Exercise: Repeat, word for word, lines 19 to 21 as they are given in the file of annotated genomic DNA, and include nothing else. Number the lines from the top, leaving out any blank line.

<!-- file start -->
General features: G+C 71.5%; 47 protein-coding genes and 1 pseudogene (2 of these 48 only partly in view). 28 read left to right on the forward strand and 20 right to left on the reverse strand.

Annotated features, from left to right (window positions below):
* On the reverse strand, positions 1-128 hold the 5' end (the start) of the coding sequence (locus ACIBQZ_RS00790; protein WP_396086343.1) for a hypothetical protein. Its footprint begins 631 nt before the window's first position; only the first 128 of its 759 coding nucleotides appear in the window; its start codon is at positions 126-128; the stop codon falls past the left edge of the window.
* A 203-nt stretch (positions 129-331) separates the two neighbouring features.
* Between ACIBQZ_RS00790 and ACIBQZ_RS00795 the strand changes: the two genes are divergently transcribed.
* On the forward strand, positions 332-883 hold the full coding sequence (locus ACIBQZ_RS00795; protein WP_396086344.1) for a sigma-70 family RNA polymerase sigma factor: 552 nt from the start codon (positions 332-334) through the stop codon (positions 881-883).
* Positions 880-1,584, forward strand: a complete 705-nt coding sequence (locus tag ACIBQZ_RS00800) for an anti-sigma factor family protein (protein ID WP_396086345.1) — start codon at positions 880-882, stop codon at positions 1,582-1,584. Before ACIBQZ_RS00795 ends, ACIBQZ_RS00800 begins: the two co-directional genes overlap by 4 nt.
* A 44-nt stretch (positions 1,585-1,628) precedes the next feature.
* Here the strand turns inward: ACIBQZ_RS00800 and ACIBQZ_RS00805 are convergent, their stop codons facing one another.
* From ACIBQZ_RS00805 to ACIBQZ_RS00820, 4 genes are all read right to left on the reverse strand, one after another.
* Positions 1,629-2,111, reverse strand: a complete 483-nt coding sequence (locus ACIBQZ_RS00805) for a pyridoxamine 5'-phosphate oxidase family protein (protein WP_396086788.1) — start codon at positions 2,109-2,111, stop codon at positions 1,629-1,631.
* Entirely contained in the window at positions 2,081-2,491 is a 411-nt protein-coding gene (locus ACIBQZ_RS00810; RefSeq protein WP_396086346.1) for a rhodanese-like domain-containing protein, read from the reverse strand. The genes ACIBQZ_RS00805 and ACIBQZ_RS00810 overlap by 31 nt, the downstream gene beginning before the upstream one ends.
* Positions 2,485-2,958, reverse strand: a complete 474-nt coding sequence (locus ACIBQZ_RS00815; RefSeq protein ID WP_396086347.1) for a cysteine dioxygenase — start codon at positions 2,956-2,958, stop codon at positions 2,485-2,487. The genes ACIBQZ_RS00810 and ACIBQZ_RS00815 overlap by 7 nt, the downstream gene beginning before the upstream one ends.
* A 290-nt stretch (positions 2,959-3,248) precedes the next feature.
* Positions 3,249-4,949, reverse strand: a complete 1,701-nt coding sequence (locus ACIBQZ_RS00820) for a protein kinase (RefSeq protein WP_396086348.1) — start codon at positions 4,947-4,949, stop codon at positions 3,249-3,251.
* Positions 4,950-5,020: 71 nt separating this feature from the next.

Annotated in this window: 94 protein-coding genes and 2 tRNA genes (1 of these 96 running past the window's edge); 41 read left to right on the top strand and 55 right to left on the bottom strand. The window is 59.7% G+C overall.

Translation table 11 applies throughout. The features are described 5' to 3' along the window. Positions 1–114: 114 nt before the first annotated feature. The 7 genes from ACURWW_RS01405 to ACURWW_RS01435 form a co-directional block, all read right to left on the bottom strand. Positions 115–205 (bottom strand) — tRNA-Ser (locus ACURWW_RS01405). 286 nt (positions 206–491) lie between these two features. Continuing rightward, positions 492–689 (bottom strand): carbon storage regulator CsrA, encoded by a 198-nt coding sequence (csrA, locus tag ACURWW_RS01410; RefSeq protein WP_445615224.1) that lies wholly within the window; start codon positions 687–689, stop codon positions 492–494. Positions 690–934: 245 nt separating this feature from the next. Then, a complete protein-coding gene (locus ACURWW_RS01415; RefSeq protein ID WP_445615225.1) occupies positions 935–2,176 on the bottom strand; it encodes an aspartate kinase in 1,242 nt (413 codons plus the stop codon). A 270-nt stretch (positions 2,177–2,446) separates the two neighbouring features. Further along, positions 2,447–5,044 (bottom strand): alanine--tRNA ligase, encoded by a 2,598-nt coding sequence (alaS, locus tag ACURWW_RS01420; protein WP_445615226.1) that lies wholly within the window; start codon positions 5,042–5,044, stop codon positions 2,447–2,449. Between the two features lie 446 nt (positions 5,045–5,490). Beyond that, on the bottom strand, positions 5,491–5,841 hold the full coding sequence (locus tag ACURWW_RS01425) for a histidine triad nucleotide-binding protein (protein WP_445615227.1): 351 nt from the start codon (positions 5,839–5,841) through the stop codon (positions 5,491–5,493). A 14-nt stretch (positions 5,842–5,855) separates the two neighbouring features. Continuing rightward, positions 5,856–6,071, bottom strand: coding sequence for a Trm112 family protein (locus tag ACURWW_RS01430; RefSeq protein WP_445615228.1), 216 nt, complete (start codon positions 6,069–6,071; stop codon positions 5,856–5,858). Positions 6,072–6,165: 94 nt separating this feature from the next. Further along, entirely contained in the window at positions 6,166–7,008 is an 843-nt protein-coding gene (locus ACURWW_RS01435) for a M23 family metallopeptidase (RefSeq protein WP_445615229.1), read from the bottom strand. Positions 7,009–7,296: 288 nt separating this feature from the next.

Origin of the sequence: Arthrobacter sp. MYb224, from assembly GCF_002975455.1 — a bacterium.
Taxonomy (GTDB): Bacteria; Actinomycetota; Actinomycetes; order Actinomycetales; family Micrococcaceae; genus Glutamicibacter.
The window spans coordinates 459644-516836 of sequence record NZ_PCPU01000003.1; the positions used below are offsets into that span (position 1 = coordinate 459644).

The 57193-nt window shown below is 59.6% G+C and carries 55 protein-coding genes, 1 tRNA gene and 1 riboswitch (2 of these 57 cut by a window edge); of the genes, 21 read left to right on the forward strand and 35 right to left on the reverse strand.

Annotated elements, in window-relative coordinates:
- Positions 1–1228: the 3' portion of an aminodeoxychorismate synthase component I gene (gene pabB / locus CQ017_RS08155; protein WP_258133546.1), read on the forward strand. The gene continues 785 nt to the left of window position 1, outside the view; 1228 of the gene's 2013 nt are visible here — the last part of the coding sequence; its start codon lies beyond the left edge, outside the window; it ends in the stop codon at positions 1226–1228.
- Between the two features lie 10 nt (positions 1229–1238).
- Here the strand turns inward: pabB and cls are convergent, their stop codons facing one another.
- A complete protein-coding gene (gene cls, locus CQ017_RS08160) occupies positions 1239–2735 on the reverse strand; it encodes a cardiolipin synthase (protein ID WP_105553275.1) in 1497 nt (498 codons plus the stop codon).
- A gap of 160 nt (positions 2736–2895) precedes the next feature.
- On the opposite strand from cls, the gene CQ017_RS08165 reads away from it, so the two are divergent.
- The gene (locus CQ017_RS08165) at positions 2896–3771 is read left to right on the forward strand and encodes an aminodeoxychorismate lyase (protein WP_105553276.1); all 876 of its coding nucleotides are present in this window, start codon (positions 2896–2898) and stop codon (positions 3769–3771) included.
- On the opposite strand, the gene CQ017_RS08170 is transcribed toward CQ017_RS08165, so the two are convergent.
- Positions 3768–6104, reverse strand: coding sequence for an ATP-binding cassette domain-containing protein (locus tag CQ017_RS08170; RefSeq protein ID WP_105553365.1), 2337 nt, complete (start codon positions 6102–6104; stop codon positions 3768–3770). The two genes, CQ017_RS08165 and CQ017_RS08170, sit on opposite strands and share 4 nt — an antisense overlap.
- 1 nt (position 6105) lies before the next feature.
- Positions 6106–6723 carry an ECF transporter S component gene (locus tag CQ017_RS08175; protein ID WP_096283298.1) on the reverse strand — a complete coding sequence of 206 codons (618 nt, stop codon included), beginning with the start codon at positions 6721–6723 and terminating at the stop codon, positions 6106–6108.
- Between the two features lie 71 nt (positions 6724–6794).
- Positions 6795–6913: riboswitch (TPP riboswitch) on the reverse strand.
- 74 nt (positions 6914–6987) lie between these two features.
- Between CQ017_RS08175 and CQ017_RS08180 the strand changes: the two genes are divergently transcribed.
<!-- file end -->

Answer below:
Origin of the sequence: Arthrobacter sp. MYb224, from assembly GCF_002975455.1 — a bacterium.
Taxonomy (GTDB): Bacteria; Actinomycetota; Actinomycetes; order Actinomycetales; family Micrococcaceae; genus Glutamicibacter.
The window spans coordinates 459644-516836 of sequence record NZ_PCPU01000003.1; the positions used below are offsets into that span (position 1 = coordinate 459644).